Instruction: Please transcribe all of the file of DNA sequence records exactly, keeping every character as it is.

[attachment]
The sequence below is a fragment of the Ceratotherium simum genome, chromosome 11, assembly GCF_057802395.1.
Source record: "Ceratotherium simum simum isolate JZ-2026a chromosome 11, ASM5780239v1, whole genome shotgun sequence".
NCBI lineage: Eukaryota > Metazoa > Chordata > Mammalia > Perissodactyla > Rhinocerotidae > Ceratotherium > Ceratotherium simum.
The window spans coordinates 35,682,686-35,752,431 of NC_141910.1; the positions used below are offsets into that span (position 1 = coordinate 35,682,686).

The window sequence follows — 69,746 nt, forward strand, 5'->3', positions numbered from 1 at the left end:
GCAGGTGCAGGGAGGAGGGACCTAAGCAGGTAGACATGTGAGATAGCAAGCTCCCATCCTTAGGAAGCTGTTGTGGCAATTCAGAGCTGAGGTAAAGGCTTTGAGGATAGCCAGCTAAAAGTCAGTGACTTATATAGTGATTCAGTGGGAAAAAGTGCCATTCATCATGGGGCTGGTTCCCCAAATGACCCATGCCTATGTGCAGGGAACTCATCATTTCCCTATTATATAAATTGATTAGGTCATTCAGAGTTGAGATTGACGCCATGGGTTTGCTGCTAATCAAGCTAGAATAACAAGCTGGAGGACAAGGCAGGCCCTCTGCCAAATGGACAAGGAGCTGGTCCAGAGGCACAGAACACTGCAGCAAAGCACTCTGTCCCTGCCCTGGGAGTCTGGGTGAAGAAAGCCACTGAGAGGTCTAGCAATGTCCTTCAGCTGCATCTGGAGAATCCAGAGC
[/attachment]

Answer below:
The sequence below is a fragment of the Ceratotherium simum genome, chromosome 11, assembly GCF_057802395.1.
Source record: "Ceratotherium simum simum isolate JZ-2026a chromosome 11, ASM5780239v1, whole genome shotgun sequence".
NCBI lineage: Eukaryota > Metazoa > Chordata > Mammalia > Perissodactyla > Rhinocerotidae > Ceratotherium > Ceratotherium simum.
The window spans coordinates 35,682,686-35,752,431 of NC_141910.1; the positions used below are offsets into that span (position 1 = coordinate 35,682,686).

The window sequence follows — 69,746 nt, forward strand, 5'->3', positions numbered from 1 at the left end:
GCAGGTGCAGGGAGGAGGGACCTAAGCAGGTAGACATGTGAGATAGCAAGCTCCCATCCTTAGGAAGCTGTTGTGGCAATTCAGAGCTGAGGTAAAGGCTTTGAGGATAGCCAGCTAAAAGTCAGTGACTTATATAGTGATTCAGTGGGAAAAAGTGCCATTCATCATGGGGCTGGTTCCCCAAATGACCCATGCCTATGTGCAGGGAACTCATCATTTCCCTATTATATAAATTGATTAGGTCATTCAGAGTTGAGATTGACGCCATGGGTTTGCTGCTAATCAAGCTAGAATAACAAGCTGGAGGACAAGGCAGGCCCTCTGCCAAATGGACAAGGAGCTGGTCCAGAGGCACAGAACACTGCAGCAAAGCACTCTGTCCCTGCCCTGGGAGTCTGGGTGAAGAAAGCCACTGAGAGGTCTAGCAATGTCCTTCAGCTGCATCTGGAGAATCCAGAGC